|[an error occurred while processing this directive]|
Moore's law says that computer hardware capability doubles every 18 months. For programmers, this is good news and bad news. The good news is that programmers get to work with ever more blazing machines. The bad news is that as hardware becomes more powerful, software becomes larger and more complex. One way objects assist programmers is by helping them manage software's increasing complexity .
Large software systems are difficult to understand. If a system is composed of individual object pieces, however, each object can embody an amount of complexity that programmers can fully grasp. Programmers can then understand the system's behavior as a whole in terms of the behavior of its object pieces and the interactions between them. A well-designed object, therefore, is understandable.
During an object-oriented design, you divide the system functionality into areas of responsibility. You assign each area of responsibility to a class, and give each class a name. For each named class, you devise a bundle of services (each service offered by a method) through which that class's instances fulfill their responsibilities. By focusing each object on an area of responsibility that encompasses a reasonable level of complexity, you help programmers who use your objects deal with the overall complexity of their systems.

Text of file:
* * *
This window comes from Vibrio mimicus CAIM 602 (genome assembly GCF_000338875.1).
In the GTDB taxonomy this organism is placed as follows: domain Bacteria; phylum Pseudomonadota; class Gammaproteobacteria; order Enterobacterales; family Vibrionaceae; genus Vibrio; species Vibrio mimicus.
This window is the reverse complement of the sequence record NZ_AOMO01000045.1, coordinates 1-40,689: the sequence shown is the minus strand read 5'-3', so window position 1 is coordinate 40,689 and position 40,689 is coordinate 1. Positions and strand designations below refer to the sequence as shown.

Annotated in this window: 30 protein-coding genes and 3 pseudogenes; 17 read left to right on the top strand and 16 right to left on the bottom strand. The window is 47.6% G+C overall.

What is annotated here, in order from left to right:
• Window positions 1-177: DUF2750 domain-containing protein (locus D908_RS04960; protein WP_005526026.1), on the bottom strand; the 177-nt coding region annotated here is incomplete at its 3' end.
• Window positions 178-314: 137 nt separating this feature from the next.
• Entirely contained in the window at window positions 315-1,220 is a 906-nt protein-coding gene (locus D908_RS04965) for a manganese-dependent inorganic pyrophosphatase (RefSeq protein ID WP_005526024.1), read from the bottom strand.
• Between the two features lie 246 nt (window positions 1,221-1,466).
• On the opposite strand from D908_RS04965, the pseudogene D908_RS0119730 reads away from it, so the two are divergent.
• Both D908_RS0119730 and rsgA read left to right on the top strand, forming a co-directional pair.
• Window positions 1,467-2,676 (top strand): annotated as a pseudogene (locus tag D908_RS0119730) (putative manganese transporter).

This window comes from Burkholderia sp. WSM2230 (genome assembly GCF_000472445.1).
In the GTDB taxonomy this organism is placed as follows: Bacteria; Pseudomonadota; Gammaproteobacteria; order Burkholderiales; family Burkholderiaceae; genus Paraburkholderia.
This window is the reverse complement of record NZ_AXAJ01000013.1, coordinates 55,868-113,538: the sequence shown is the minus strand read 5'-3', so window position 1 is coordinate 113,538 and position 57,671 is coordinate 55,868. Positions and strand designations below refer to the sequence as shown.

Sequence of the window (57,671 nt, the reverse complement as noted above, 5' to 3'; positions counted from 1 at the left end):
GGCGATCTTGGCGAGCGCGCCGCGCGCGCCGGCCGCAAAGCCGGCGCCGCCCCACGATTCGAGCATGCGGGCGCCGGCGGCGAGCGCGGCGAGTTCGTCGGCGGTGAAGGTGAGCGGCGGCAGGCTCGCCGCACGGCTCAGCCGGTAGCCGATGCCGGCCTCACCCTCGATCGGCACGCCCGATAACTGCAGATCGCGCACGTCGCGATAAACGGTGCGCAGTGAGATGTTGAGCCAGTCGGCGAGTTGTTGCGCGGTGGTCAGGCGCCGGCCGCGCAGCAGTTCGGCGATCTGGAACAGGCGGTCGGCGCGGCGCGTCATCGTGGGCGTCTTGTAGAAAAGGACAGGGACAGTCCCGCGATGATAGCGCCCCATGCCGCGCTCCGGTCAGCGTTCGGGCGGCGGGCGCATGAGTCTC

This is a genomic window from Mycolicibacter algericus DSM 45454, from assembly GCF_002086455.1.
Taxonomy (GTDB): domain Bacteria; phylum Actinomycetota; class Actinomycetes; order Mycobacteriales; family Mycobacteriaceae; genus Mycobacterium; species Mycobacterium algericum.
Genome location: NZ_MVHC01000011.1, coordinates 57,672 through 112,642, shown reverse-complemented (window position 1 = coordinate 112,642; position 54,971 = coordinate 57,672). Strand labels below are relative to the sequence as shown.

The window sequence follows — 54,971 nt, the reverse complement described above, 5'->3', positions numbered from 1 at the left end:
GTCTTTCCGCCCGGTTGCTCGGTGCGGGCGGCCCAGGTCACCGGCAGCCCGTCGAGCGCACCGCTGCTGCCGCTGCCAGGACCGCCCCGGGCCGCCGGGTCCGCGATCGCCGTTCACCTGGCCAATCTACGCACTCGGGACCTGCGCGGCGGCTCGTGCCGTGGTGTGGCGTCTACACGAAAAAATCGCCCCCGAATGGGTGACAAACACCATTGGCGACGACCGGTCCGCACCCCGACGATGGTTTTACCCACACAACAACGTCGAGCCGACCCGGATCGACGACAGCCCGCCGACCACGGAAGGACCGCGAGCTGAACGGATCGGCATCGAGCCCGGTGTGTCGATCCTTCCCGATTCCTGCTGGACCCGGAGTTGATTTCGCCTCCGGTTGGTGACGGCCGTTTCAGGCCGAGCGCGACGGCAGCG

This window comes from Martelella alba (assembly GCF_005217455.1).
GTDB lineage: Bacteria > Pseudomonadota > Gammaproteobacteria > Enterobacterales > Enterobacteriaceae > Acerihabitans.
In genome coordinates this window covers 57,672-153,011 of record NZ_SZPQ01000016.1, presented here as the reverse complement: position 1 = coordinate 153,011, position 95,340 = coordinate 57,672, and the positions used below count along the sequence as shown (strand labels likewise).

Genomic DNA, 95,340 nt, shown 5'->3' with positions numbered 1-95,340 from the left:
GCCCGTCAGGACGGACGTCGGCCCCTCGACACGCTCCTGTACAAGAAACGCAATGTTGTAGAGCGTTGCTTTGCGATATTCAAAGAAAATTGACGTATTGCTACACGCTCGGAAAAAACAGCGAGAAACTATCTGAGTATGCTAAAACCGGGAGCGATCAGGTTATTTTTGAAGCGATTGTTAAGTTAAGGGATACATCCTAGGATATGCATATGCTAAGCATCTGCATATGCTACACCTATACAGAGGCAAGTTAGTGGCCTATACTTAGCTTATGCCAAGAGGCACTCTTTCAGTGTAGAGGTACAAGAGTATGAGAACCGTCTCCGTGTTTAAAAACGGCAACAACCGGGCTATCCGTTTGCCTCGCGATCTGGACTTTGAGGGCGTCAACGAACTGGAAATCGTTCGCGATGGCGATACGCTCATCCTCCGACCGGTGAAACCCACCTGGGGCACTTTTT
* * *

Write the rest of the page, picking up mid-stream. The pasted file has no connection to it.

Understanding is further enhanced through
the practice of naming classes after relevant concepts from the
problem domain, such as
StampDispenser. To the extent that classes model
familiar real-world concepts from the problem domain, programmers
can find it easier to understand and use instances of those classes.
Programmers can also find it easier to comprehend object-oriented systems because their organization is similar to that of human activities. If you have a goal, you can hire people to help you achieve that goal. Each person agrees to perform a particular job. You organize and direct their individual efforts to help you achieve your overall goal. Similarly, to accomplish a goal in a system, you enlist the help of objects. Each object must fulfill the obligations delineated in its contract. By organizing and directing the services provided by the objects, you can achieve your overall goal for the system.
Objects also help programmers manage complexity
Lastly, objects help programmers create systems
that, despite being complex, are
Last Updated: Friday, April 26, 2002
Copyright © 1996-2002 Artima Software, Inc. All Rights Reserved.
Artima.com is created by Bill Venners